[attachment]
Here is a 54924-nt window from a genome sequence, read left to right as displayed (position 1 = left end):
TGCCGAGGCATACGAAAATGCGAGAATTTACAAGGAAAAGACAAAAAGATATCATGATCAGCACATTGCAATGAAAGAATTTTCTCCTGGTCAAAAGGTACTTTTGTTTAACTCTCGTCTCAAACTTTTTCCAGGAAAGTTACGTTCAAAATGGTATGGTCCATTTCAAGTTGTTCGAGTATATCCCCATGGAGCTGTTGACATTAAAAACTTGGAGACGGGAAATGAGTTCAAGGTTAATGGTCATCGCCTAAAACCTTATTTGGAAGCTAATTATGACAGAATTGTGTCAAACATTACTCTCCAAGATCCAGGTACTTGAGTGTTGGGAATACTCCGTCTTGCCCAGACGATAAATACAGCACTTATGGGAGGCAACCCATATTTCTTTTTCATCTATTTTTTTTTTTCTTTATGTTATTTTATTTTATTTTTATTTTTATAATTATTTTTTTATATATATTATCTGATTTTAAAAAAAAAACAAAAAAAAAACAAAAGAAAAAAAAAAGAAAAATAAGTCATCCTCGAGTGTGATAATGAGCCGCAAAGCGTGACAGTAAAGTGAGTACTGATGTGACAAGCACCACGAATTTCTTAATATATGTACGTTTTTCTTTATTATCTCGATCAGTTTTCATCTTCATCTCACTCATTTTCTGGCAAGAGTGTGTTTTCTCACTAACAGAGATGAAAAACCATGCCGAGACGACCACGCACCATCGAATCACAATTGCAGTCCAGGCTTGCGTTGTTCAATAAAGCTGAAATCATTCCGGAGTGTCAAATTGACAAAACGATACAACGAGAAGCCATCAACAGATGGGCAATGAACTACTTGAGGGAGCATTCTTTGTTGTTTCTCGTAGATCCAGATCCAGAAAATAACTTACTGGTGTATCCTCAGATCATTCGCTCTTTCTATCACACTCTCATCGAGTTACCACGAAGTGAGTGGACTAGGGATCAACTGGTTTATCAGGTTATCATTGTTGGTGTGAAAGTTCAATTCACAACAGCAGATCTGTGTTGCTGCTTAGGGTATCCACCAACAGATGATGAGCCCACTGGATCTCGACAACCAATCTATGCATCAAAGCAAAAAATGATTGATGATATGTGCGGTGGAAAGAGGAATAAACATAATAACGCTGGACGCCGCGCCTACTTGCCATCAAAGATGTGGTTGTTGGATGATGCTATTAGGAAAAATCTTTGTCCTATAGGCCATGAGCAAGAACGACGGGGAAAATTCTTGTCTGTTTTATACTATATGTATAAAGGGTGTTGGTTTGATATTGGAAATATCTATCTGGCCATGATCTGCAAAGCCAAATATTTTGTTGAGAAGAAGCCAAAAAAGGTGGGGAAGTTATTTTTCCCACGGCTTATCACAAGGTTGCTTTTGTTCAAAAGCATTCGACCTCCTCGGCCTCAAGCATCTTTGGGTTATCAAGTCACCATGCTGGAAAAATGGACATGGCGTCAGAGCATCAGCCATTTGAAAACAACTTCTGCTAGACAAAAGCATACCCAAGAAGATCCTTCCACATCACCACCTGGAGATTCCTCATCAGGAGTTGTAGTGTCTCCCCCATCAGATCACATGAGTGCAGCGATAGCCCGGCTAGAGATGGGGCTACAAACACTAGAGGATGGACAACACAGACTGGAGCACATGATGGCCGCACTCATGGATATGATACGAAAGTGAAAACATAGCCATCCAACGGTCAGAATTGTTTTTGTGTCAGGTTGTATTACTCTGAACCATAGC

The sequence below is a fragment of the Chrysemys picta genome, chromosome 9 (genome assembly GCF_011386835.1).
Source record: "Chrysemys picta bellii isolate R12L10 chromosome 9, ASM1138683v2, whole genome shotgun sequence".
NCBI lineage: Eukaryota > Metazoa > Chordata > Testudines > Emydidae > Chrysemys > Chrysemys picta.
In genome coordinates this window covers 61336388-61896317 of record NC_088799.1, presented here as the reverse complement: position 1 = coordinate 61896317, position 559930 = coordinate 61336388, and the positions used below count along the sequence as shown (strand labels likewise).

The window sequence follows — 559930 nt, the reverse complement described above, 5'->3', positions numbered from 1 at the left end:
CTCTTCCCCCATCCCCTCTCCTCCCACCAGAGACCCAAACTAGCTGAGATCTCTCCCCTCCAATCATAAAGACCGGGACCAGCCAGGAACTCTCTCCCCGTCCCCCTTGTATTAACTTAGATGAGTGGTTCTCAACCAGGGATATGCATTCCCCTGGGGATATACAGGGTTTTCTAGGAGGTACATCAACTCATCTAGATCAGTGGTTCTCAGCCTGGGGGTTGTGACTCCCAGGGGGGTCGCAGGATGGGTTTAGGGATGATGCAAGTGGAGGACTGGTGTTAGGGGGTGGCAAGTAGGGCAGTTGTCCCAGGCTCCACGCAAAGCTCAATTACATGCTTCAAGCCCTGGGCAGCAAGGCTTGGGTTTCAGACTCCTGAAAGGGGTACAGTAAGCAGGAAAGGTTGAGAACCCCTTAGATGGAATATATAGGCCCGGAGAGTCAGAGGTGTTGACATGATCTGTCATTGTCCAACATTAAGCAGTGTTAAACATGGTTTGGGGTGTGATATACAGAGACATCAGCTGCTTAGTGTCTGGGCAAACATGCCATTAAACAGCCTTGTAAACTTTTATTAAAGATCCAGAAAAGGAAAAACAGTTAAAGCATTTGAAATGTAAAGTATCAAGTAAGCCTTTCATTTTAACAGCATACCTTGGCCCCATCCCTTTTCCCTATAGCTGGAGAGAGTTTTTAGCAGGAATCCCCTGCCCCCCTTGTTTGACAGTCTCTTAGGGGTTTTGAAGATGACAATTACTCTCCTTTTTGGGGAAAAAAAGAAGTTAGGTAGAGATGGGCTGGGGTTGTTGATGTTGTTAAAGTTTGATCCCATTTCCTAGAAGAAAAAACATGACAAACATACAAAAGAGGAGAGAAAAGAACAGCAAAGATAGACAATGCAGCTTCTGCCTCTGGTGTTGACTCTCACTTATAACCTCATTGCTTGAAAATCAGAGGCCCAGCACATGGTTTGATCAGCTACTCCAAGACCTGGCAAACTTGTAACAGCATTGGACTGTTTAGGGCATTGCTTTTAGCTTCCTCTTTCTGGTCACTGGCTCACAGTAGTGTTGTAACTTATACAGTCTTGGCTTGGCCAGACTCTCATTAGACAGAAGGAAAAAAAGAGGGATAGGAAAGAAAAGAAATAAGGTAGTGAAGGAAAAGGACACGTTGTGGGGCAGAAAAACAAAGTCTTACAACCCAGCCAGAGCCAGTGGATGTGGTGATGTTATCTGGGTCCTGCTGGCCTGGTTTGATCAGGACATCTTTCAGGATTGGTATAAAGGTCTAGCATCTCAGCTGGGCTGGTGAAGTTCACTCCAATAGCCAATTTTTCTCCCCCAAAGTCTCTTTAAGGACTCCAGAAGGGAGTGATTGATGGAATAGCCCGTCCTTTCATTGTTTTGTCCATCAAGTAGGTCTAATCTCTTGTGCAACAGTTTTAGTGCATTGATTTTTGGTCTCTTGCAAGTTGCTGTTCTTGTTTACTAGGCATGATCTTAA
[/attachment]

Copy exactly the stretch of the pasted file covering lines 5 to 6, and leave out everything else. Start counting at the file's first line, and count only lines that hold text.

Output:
NCBI lineage: Eukaryota > Metazoa > Chordata > Testudines > Emydidae > Chrysemys > Chrysemys picta.
In genome coordinates this window covers 61336388-61896317 of record NC_088799.1, presented here as the reverse complement: position 1 = coordinate 61896317, position 559930 = coordinate 61336388, and the positions used below count along the sequence as shown (strand labels likewise).